A radical new approach to economic policy that addresses the symptoms and causes of inequality in Western society today
Fuelled by populism and the frustrations of the disenfranchised, the past few years have witnessed the widespread rejection of the economic and political order that Western countries built up after 1945. Political debates have turned into violent clashes between those who want to 'take their country back' and those viewed as defending an elitist, broken, and unpatriotic social contract. There seems to be an increasing polarisation of values. The Economics of Belonging argues that we should step back and take a fresh look at the root causes of our current challenges. In this original, engaging book, Martin Sandbu argues that economics remains at the heart of our widening inequality and it is only by focusing on the right policies that we can address it. He proposes a detailed, radical plan for creating a just economy where everyone can belong.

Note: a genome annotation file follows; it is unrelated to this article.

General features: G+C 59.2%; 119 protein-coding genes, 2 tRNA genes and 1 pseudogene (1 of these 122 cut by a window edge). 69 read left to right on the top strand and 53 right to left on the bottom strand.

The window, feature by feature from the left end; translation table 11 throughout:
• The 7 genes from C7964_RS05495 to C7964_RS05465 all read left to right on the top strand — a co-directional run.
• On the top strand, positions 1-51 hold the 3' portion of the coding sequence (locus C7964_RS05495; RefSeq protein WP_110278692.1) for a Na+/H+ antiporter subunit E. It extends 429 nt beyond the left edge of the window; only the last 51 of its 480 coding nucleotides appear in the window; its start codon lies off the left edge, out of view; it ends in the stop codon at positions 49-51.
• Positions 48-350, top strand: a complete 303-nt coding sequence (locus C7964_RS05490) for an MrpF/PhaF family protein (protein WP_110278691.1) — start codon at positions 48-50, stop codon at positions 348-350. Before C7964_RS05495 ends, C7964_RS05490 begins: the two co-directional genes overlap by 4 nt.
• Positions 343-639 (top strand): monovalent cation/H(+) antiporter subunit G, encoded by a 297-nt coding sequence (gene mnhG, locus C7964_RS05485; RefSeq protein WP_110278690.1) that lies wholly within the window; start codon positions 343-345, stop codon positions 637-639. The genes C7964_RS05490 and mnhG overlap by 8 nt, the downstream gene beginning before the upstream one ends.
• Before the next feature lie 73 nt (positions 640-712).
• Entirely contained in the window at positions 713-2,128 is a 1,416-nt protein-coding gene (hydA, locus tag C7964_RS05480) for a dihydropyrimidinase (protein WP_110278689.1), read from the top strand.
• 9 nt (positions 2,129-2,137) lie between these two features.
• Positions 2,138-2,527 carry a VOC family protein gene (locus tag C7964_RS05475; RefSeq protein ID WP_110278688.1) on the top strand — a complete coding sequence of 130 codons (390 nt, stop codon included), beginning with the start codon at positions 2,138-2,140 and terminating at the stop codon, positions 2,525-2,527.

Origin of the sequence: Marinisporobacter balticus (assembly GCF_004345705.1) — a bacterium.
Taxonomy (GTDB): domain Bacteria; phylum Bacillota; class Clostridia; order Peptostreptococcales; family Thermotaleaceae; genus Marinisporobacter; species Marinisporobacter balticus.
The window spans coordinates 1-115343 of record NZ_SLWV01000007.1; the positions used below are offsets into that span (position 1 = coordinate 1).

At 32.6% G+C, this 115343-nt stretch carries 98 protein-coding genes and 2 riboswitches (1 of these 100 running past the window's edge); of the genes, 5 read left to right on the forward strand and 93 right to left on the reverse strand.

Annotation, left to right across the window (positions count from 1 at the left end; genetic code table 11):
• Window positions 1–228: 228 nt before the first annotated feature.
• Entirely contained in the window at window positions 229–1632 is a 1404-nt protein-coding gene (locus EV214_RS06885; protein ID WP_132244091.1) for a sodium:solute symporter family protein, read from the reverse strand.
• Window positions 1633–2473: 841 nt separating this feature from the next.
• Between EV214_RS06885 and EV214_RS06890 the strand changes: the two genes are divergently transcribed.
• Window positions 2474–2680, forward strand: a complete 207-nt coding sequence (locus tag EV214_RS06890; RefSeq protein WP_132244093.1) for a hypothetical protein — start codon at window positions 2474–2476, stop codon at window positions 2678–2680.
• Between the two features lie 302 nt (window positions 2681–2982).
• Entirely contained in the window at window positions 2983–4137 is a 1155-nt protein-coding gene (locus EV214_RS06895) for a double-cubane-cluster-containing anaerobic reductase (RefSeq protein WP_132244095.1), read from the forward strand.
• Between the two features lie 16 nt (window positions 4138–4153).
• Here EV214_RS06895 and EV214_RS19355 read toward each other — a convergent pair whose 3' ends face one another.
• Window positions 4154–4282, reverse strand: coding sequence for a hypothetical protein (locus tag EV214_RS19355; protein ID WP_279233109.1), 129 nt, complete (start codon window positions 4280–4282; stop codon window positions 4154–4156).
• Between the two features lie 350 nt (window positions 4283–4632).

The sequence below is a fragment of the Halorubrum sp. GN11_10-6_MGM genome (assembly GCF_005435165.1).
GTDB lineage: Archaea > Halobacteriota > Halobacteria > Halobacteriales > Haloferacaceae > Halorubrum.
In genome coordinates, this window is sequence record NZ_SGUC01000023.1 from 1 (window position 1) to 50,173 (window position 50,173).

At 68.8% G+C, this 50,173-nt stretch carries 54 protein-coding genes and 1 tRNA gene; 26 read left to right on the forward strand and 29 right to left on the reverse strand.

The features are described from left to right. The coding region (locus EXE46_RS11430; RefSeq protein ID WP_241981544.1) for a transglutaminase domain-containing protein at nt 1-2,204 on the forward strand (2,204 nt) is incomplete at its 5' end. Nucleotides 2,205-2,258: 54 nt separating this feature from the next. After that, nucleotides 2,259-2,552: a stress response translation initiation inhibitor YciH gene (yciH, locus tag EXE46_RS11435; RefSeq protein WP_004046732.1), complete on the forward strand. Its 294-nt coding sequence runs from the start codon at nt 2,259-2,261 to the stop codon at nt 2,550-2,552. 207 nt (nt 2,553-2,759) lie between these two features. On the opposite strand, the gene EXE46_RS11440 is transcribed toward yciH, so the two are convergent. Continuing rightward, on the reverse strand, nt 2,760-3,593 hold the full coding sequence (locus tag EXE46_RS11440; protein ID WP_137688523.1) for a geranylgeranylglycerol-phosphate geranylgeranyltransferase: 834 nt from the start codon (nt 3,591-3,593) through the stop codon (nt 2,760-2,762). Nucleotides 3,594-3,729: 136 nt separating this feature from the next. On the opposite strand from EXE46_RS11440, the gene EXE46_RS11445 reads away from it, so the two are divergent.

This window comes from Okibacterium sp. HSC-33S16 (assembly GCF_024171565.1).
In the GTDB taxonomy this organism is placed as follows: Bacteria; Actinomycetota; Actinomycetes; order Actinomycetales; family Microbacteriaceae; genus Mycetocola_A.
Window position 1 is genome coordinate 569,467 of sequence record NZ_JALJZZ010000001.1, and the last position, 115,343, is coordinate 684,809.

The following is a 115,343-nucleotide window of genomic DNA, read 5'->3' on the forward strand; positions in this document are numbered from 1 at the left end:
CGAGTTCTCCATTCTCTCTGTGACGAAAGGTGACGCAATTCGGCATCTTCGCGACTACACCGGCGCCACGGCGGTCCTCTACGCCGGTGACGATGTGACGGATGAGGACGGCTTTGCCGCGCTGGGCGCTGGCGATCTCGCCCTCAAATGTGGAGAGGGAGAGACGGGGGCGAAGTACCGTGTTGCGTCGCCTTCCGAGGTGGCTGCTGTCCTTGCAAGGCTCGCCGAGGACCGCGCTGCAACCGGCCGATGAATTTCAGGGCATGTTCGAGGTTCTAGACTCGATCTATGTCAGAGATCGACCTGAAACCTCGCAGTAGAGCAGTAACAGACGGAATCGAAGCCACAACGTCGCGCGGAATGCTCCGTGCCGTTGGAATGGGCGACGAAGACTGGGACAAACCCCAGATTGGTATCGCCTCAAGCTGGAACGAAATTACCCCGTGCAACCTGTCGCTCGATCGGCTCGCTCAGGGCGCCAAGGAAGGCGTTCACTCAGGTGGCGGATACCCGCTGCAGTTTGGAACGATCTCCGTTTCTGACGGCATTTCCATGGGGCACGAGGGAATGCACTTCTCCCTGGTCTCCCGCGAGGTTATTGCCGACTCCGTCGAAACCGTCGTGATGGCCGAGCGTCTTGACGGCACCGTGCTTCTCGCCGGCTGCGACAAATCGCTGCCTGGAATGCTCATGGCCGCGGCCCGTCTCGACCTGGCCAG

Sandbu demonstrates that the rising numbers of the left behind are not due to globalisation gone too far. Rather, technological change and flawed but avoidable domestic policies have eroded the foundations of an economy in which everyone can participate â€” and would have done so even with a much less globalised economy. Sandbu contends that we have to double down on economic openness while pursuing dramatic reforms involving productivity, regional development, support for small- and medium-sized businesses, and increased worker representation. He discusses how a more active macroeconomic policy, education for all, universal basic income, and better taxation of capital could work together for society's benefit.
Offering real answers, not invective, for facing our most serious political issues, The Economics of Belonging shows how a better economic system can work for all.
'The real argument of the book comes in the second half, namely that a set of radical but feasible policies holds the solution to inequality. And, if they were implemented, Sandbu eloquently argues, more globalisation would benefit all and defang populist polarisation.' â€” Diane Coyle, Financial Times